Amidst constant calls on Twitter for higher security standards, and Dick Costolo (CEO) admitting “We suck at dealing with abuse and trolls on the platform and we’ve sucked at it for years,” Twitter have finally unveiled measures to identify and stop those who engage with harassment on the platform. The new implementations also simplifies the process for users to report “impersonation, self harm and the sharing of private and confidential information”, creating a breakthrough in the fight against doxxing and trolls posting content to solely create controversy. Twitter has also tripled the size of their safety staff since December, and will further be able to suspend the doxxer and ultimately attempt to access – their- information, creating potential problems for hackers such as Anonymous and Lizard Squad.
Founded by game developers and victims of Gamergater, Zoe Quinn and Alex Lifscitz, this pro bono group was set up to aid victims of online abuse, notably doxxing and threats. Run by fellow targets and victims of online harassment, they provide a resource for those suffering and aiming to prevent doxxing attacks, death threats, swatting and more.
According to Wikipedia, the organisation’s services are divided into three categories: ongoing assistance for victims, crisis centre support, and victim outreach. They provide counselling services, help seeking shelter (as many victims can’t return to their homes once their address is disclosed), and access to experts in information security, law enforcement and threat monitoring.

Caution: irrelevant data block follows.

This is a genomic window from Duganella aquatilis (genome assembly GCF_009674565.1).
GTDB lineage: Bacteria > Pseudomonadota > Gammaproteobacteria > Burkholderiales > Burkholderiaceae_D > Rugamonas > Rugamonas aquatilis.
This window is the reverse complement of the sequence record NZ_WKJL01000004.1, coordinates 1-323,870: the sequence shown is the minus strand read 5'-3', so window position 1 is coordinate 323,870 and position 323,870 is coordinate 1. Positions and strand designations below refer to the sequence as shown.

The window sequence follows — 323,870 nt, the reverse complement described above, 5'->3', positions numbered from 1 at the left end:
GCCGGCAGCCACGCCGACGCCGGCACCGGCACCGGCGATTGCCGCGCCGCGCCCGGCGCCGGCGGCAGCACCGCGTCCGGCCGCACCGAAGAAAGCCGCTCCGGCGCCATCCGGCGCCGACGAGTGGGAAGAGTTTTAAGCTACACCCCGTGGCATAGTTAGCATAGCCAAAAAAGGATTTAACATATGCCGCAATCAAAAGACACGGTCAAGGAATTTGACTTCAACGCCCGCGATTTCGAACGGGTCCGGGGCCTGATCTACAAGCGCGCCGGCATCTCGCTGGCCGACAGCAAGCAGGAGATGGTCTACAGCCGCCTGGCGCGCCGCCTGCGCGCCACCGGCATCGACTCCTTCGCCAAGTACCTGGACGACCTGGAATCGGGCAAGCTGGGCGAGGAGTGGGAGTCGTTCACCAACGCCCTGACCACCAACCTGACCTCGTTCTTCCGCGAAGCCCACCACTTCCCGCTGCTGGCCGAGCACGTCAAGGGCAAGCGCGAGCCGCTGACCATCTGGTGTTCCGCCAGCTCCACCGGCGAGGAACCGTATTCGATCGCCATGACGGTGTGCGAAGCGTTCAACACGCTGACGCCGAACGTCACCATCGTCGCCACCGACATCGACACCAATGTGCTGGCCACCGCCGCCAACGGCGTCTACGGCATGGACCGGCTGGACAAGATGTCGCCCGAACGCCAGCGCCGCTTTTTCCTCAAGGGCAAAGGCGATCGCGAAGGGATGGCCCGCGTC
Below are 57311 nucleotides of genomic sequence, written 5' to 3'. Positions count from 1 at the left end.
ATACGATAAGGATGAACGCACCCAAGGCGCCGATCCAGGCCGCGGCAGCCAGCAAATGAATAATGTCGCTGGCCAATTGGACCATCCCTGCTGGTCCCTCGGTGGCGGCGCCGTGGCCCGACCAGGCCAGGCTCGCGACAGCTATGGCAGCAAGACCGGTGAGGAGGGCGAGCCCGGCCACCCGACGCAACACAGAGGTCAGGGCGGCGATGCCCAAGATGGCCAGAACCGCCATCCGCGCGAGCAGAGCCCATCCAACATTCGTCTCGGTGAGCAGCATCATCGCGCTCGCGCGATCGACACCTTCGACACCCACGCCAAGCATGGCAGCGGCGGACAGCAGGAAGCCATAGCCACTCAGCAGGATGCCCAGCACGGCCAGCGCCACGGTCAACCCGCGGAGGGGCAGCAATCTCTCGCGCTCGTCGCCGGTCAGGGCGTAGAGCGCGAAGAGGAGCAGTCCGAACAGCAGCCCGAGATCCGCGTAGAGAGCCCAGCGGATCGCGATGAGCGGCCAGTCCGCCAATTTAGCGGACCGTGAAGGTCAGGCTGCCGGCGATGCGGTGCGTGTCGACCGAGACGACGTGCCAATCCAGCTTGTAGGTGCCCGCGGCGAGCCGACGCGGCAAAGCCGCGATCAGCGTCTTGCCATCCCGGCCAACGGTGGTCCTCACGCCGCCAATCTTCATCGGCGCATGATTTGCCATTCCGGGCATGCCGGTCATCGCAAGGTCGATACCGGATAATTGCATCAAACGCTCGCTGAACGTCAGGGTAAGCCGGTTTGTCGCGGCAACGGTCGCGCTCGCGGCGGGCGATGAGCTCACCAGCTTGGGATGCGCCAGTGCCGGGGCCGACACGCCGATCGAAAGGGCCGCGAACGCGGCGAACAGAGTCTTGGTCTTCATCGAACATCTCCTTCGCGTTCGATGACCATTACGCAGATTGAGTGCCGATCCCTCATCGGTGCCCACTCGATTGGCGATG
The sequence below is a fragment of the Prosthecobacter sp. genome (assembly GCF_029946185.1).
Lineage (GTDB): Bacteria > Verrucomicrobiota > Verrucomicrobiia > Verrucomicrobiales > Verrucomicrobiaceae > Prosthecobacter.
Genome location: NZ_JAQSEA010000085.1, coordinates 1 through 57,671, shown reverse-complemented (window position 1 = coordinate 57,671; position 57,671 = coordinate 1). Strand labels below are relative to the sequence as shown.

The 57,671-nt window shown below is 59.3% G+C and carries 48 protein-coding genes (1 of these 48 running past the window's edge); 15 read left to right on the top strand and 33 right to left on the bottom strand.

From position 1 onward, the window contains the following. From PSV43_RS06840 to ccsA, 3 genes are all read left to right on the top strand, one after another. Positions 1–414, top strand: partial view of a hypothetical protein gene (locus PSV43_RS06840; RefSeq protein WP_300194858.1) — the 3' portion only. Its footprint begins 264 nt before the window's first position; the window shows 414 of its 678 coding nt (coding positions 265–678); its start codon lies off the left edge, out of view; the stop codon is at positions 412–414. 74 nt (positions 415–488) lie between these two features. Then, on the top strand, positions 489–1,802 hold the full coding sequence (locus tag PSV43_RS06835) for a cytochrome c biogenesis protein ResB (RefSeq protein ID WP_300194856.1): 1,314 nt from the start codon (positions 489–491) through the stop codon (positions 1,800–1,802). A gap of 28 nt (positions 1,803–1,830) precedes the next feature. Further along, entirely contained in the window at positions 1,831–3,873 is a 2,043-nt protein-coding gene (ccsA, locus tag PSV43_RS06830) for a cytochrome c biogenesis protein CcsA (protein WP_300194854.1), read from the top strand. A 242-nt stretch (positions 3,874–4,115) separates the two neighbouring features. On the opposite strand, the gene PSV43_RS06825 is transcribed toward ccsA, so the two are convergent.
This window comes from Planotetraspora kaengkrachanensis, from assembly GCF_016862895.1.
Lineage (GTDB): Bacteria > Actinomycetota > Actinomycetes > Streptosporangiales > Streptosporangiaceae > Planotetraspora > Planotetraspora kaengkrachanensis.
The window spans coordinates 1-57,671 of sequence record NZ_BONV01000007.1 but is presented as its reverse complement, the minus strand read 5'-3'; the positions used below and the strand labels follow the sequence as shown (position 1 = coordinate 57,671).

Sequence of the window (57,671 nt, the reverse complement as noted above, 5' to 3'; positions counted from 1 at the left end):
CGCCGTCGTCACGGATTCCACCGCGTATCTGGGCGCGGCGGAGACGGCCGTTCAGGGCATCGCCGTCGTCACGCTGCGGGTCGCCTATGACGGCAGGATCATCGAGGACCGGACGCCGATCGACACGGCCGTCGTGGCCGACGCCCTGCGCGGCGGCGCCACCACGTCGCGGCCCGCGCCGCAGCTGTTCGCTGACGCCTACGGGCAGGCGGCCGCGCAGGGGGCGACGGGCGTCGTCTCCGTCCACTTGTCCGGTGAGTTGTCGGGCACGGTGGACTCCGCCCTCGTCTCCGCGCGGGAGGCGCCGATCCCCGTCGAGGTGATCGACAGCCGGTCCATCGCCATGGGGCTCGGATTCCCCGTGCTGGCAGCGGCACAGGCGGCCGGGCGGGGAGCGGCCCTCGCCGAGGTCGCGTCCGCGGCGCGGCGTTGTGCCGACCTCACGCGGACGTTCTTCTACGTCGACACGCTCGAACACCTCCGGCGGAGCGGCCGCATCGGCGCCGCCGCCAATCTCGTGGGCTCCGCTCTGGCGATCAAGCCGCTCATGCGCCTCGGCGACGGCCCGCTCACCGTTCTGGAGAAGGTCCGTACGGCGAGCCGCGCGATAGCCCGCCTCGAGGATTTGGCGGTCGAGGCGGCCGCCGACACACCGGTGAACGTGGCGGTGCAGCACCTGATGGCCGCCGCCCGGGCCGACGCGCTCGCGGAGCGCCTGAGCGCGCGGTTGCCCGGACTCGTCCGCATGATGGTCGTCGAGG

The Role of WebPreserver
WebPreserver archiving, preserving and authenticating technology can assist Internet Regulators, legal professionals and individuals alike in efforts to monitor online activity cyber crime, cyber scams and protect social media accounts from fraudsters.
Protect your brand, reputation and social media account by utilising WebPreserver legal archiving technology to capture and preserve instances of harassment, impersonation and disclosure of personal information on social media with our simple plug in. Authenticated WebPreserver archived content can be used in cases of litigation for harassment, infringement of intellectual property, impersonation, fraud, defamation and more.
WebPreserver is compatible with all social media mediums, and can be utilised efficiently and easily, creating solid evidence in cases of litigation against scammers and bots.
Internet regulators and Social Media providers have a duty to monitor, regulate and sanction illegal advertisers and cyber-scammers and evidence of these fake accounts and so WebPreserver provides the perfect eDiscovery tool to do so.
The information and materials on this blog are provided for general and informative purposes only and are not intended to be construed as legal advice. Content on this blog is not intended to substitute the advice of a licensed attorney, as laws are subject to change and vary with time, from jurisdiction to jurisdiction. Content on this blog may be changed without notice and is not guaranteed to be complete, correct or up-to-date.